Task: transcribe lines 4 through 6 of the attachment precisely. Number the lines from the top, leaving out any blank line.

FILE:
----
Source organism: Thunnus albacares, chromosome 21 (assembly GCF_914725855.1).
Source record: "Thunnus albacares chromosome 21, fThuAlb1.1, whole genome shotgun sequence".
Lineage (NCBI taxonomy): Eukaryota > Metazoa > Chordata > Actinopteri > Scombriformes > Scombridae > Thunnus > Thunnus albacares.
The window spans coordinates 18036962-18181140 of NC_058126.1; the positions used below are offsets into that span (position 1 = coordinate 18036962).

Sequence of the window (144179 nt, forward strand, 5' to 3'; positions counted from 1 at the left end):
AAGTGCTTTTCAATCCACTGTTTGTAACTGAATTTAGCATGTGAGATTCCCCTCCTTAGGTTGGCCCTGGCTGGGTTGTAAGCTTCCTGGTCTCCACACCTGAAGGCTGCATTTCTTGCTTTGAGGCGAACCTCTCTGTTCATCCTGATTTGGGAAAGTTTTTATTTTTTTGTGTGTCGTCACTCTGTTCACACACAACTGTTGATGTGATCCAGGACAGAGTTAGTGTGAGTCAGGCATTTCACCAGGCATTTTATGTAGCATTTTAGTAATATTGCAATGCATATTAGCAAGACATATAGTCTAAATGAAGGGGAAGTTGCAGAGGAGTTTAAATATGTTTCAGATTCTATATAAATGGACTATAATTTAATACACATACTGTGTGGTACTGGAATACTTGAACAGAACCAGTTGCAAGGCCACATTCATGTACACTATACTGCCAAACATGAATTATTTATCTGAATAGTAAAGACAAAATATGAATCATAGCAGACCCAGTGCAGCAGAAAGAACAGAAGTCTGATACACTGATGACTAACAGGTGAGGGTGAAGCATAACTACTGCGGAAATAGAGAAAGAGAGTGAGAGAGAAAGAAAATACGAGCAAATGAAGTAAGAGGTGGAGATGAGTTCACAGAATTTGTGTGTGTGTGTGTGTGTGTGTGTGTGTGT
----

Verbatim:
The window spans coordinates 18036962-18181140 of NC_058126.1; the positions used below are offsets into that span (position 1 = coordinate 18036962).

Sequence of the window (144179 nt, forward strand, 5' to 3'; positions counted from 1 at the left end):
AAGTGCTTTTCAATCCACTGTTTGTAACTGAATTTAGCATGTGAGATTCCCCTCCTTAGGTTGGCCCTGGCTGGGTTGTAAGCTTCCTGGTCTCCACACCTGAAGGCTGCATTTCTTGCTTTGAGGCGAACCTCTCTGTTCATCCTGATTTGGGAAAGTTTTTATTTTTTTGTGTGTCGTCACTCTGTTCACACACAACTGTTGATGTGATCCAGGACAGAGTTAGTGTGAGTCAGGCATTTCACCAGGCATTTTATGTAGCATTTTAGTAATATTGCAATGCATATTAGCAAGACATATAGTCTAAATGAAGGGGAAGTTGCAGAGGAGTTTAAATATGTTTCAGATTCTATATAAATGGACTATAATTTAATACACATACTGTGTGGTACTGGAATACTTGAACAGAACCAGTTGCAAGGCCACATTCATGTACACTATACTGCCAAACATGAATTATTTATCTGAATAGTAAAGACAAAATATGAATCATAGCAGACCCAGTGCAGCAGAAAGAACAGAAGTCTGATACACTGATGACTAACAGGTGAGGGTGAAGCATAACTACTGCGGAAATAGAGAAAGAGAGTGAGAGAGAAAGAAAATACGAGCAAATGAAGTAAGAGGTGGAGATGAGTTCACAGAATTTGTGTGTGTGTGTGTGTGTGTGTGTGTGTGT